Book Reviews: Models by Mark Manson
Thirteen days into the year and I have already read more books in 2019 than I did in 2018. I'm not quite on track for reading 52 books in a year, but it's a good start.
I have actually already read Models, about 2.5 years ago, and I can confidently say it changed my life. It provided the slap in the face I needed to finally cut off someone incredibly toxic in my life, by providing a blueprint for what a healthy, mutually fulfilling relationship should look like.
While ostensibly a book about dating, the premise of its advice could be boiled down to 'if you improve yourself as a person, it will have the convenient side effect that women will be more attracted to you'. This might seem obvious, but the point Manson makes is that many men, when lamenting their romantic misfortune, focus too much on irrelevant details, like when to text a girl, whether or not to be mean to her, whether or not to pay for dinner etc. If you want to be luckier in love, then Manson prescribes a diet of self improvement: work on your insecurities and your anxieties, take an interest in the world around you, be confident in your intentions and actions.
Upon first read, I was fairly enamoured with 100% of the content in this book, however with a couple more years of wisdom and experience (and of self-improvement) there are some things I am not so sure about anymore. Written in 2011, at one point the author references writing in a 'post-feminist age', but that landscape has shifted significantly, so perhaps the book needs updating to include post-post-feminist thinking. The chapter about sex (as in, what to do when you're actually between the sheets) was in my opinion, unnecessarily graphic. Figuring out what to put where is half the fun, and learning to communicate with an intimate partner is something that I have no desire to learn about from a book - even if the author of said book has had sex with infinitely more women than I have.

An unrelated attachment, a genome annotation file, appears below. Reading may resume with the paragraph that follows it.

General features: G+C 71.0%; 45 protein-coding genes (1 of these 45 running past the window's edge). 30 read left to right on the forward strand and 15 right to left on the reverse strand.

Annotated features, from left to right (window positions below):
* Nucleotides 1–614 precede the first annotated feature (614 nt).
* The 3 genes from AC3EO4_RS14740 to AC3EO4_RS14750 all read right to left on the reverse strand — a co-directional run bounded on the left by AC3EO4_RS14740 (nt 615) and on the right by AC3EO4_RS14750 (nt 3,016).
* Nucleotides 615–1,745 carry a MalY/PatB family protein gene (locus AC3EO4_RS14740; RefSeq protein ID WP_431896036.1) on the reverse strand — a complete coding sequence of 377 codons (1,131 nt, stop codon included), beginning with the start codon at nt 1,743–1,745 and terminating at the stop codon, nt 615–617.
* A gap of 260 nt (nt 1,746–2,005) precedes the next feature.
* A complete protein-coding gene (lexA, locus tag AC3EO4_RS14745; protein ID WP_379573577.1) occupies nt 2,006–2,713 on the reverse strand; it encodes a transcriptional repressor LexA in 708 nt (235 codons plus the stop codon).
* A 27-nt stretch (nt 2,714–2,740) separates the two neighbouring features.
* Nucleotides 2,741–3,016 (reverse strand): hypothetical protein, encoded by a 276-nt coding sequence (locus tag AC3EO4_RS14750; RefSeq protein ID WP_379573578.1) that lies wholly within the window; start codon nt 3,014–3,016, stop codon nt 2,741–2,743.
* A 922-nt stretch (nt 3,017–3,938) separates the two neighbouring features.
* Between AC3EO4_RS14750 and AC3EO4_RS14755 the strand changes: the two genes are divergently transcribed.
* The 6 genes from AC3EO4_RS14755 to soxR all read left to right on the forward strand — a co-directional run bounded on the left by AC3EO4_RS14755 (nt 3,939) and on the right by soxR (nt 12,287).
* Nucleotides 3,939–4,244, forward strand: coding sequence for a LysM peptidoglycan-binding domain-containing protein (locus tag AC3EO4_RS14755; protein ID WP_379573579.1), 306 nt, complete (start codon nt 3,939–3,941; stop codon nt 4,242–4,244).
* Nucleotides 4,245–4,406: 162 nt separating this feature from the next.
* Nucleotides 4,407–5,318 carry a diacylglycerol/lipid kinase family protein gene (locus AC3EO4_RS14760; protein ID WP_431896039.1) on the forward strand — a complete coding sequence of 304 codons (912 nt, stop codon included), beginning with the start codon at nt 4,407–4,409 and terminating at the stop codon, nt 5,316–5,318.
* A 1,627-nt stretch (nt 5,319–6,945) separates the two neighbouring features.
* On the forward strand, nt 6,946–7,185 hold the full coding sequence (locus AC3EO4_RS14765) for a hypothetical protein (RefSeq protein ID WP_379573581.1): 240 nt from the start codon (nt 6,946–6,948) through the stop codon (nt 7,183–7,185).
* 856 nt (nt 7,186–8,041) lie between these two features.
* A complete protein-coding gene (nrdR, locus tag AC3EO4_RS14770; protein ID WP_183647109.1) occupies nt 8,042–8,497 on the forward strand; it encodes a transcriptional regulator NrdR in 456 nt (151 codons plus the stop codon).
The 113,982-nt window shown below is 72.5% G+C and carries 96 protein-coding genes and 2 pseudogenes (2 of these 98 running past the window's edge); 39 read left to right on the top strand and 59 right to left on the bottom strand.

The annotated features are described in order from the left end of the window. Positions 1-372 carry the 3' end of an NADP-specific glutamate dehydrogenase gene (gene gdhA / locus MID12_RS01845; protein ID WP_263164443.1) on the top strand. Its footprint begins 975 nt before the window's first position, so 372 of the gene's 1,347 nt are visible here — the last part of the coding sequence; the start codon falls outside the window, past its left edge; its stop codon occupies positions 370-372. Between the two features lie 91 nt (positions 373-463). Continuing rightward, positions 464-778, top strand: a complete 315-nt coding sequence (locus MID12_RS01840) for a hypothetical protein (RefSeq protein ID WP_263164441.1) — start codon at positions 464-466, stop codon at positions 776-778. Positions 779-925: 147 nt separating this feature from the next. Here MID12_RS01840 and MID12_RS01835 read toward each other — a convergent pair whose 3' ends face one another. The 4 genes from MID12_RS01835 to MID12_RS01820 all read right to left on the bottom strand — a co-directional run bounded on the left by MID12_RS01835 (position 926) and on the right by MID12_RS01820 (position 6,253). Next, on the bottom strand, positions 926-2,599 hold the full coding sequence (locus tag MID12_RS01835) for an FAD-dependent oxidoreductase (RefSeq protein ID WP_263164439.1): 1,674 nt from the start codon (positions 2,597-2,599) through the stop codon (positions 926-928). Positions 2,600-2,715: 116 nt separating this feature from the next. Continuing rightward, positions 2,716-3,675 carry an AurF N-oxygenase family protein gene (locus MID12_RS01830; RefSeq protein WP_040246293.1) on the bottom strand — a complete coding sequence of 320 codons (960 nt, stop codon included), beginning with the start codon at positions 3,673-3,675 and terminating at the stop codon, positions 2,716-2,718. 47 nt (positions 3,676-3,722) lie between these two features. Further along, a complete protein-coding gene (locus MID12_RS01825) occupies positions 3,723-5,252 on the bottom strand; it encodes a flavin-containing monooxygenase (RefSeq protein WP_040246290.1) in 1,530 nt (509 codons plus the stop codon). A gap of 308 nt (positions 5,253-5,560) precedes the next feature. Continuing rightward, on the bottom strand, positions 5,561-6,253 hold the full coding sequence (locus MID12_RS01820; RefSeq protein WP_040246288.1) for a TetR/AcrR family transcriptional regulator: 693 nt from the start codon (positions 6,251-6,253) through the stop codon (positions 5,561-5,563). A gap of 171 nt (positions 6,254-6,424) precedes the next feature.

With that being said, there are a lot of things I still love about Models. Its stated aim is to provide a model for modern masculinity (hence the title), and by and large I think it does a good job. It offers practical, no nonsense advice for overcoming one's anxieties and growing in confidence. All of the commentary on the psychology of romance and attraction is at least plausible, even if there are frequent mentions of wholly uncited research.
Naturally, it's a self help book, so the million dollar question is whether or not it helped me - and the answer is yes, I think it did. There's a lot I will take away from Models and apply to my day to day life. Even reading it made me feel more confident - its emphasis on honesty and genuine expression, rather than trying to say certain things or act a certain way, felt like it was giving me permission to be myself and worry less about what everyone else thinks. It wasn't as life-changing as my first read, which hopefully is a sign that I have matured as a person in the interim, but it was worth it nonetheless. A solid 7/10.
Books read this year: 1/52
Next book: Notes from Underground by Fyodor Dostoevsky